There are several magnificent structures that remain standing today which can give us a direct glimpse into the world of Ancient Rome. The architects who dreamed up these spectacular monuments, as well as the workers who toiled to build them, deserve to be remembered for their artistic and historical legacies. Let’s take a look the seven best of these monuments: The Pantheon is an impressive edifice that has been very well preserved. It is a temple that was built to the Roman Gods around 125 AD, and is believed to have been inspired by the Emperor Adrian or Apollodorus. It was laboriously adorned with statues of the Olympian Gods and topped with a 44 meter unreinforced dome. A pediment supported by columns provides the entrance to the Pantheon, and the area in the center is half as big as a modern day football field. If that is not impressive enough, there is an oculus or circular hole thirty feet wide in the dome which allows natural light to shine in from above. The Pantheon can easily be visited by public transit, tour bus, rental car, or rental motorcycle if you're staying in Rome, though you should get motorcycle travel insurance if you choose the latter form of transportation.
Augustus, the first emperor of Rome, thought outside the box with the inspirational Les Ferreres Aqueduct. It is believed to have transferred many gallons of clean water to the residents of ancient Tarraco. It includes 25 upper arches and 11 lower ones intended to carry water from Francoli in the south to modern-day Tarragona, a distance of nine miles in total. It reaches 27 meters in height and is 249 meters in length. It would be an engineering marvel for any time, especially two thousand years ago!
The Aspendos Theater has survived since 155 AD when Marcus Aurelius ruled the Roman Empire. It could hold up to 20,000 spectators and they all could see and hear the performances well because of the deliberate steepness with which the theater was designed. It was well maintained throughout the years because the stage area continued to be used as a roadside inn or caravanserai well after the fall of Rome.
One of the most well-preserved temples of Ancient Rome is the Maison Carrée. It was built by General Marcus Vipanius Agrippa during 16 BC in remembrance of his two sons who had died in their youth. It was converted into a Christian church during the 4th century, then subsequently used as a town hall, a storehouse, a stable, and a museum. This continued usage and upkeep has preserved the building well.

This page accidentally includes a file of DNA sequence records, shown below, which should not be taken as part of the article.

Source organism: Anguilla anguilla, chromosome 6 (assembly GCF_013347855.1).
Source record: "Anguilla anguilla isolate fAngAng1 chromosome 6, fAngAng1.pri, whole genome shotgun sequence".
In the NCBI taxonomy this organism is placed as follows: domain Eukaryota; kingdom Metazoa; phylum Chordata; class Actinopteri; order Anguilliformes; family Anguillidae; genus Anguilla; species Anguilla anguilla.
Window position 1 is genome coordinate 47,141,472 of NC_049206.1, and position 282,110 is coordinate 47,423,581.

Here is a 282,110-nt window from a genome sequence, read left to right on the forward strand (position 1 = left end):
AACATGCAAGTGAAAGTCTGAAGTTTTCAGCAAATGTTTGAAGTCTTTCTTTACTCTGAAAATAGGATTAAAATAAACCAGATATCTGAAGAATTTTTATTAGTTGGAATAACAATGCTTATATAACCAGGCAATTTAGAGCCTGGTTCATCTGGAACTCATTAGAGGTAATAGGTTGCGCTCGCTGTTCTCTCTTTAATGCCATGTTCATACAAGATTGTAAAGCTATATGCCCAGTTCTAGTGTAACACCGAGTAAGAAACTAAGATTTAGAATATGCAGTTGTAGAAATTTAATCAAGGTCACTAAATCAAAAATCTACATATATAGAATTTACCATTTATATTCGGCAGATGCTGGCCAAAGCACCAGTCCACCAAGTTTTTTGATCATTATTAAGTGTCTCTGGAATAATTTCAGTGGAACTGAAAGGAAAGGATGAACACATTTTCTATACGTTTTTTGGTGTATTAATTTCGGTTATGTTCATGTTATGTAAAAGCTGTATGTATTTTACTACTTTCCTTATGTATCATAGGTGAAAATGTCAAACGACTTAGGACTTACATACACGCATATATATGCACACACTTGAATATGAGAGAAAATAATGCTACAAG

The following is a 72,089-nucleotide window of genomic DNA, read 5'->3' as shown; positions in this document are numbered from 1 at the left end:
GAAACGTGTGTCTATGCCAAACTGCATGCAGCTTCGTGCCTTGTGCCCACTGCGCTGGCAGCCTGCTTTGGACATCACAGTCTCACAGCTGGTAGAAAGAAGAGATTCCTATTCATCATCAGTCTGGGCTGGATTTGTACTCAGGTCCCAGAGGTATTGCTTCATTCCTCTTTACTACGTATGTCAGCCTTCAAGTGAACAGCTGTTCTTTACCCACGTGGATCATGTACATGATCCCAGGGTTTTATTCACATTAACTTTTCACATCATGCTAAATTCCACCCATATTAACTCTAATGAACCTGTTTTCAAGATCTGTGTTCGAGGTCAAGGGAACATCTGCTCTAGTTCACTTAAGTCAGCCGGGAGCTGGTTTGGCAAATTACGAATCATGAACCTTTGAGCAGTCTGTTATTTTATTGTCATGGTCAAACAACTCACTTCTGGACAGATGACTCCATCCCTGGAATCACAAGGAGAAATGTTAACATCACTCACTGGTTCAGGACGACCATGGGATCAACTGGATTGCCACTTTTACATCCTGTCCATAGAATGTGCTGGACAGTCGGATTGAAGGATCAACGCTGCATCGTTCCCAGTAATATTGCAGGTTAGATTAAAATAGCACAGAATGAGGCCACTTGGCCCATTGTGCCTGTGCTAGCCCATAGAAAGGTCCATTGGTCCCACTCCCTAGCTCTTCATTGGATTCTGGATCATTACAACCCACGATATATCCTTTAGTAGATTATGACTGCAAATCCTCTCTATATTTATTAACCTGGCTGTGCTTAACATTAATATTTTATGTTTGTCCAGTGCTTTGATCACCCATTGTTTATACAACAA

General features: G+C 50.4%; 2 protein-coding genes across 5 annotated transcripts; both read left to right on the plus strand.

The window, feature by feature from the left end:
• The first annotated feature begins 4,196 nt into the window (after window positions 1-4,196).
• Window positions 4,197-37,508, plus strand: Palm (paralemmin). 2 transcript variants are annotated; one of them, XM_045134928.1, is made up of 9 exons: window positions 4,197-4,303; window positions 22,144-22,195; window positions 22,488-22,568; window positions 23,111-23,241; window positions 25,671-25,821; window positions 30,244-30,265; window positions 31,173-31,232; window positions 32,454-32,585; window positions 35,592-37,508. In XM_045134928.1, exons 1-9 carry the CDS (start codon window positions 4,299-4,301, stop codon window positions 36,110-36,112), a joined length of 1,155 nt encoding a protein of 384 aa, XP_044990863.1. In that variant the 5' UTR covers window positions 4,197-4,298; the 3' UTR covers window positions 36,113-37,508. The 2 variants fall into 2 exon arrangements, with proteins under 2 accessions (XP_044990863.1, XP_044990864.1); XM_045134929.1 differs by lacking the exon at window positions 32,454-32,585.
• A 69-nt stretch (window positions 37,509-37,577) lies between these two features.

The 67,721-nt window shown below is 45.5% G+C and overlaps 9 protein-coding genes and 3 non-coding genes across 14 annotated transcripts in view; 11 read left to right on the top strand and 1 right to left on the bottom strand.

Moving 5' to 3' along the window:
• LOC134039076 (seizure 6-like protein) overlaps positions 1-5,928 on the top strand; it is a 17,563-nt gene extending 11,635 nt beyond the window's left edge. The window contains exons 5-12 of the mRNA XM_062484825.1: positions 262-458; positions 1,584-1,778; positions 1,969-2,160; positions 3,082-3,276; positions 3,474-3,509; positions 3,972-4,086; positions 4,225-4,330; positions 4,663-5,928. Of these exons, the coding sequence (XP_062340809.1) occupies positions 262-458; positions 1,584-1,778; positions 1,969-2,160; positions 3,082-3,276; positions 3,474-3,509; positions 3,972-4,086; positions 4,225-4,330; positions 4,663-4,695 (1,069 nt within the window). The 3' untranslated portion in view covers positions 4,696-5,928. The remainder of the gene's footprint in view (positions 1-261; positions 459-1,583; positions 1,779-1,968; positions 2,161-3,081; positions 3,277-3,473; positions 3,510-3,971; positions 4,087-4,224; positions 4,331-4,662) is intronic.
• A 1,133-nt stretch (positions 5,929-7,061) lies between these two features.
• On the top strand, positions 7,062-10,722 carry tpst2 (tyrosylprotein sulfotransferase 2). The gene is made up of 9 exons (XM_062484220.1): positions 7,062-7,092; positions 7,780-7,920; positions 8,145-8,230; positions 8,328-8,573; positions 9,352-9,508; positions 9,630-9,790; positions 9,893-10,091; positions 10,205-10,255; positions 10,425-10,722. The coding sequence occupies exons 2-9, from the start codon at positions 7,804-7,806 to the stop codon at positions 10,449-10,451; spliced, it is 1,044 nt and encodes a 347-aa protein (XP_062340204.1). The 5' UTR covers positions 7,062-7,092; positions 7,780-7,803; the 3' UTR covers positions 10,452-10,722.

An arena still used today for bullfights and other events is the Arena of Nimes. It was built during the first century AD and could seat 24,000 spectators. The viscounts of Nimes built and fortified a palace within the structure during the Middle Ages, and the town around it only grew thereafter. Currently, it has a heating system and a movable cover.
The remains of many of Rome’s emperors were laid to rest at The Mausoleum of Hadrian. It was originally commissioned in the first century AD by Hadrian for his own family, and his family’s ashes were the first to be laid to rest there. The last known Roman Emperor entombed there was Caracalla in 217. It has since been used as a castle and as a fortress by the popes of Rome. Currently, it is a museum.
The most famous Roman monument still standing is The Colosseum. The emperor Vespasian started the construction in 70 AD and the amphitheater was finished in 80 AD by his son Titus. When it was first opened, there were 100 days of events which basically involved the killing of gladiators and animals. There were 80 entrances to the central theater, which could hold a staggering 50,000 people. The Colosseum was the largest amphitheater ever built in the ancient world. It was originally called the Flavian Amphitheater, and was used for executions and mythological dramas. It has largely survived centuries of earthquakes, fires, robbers, and invading armies.
We are extremely fortunate to still have these architectural marvels in our day and age, and with careful preservation and restoration, people 2000 years from now.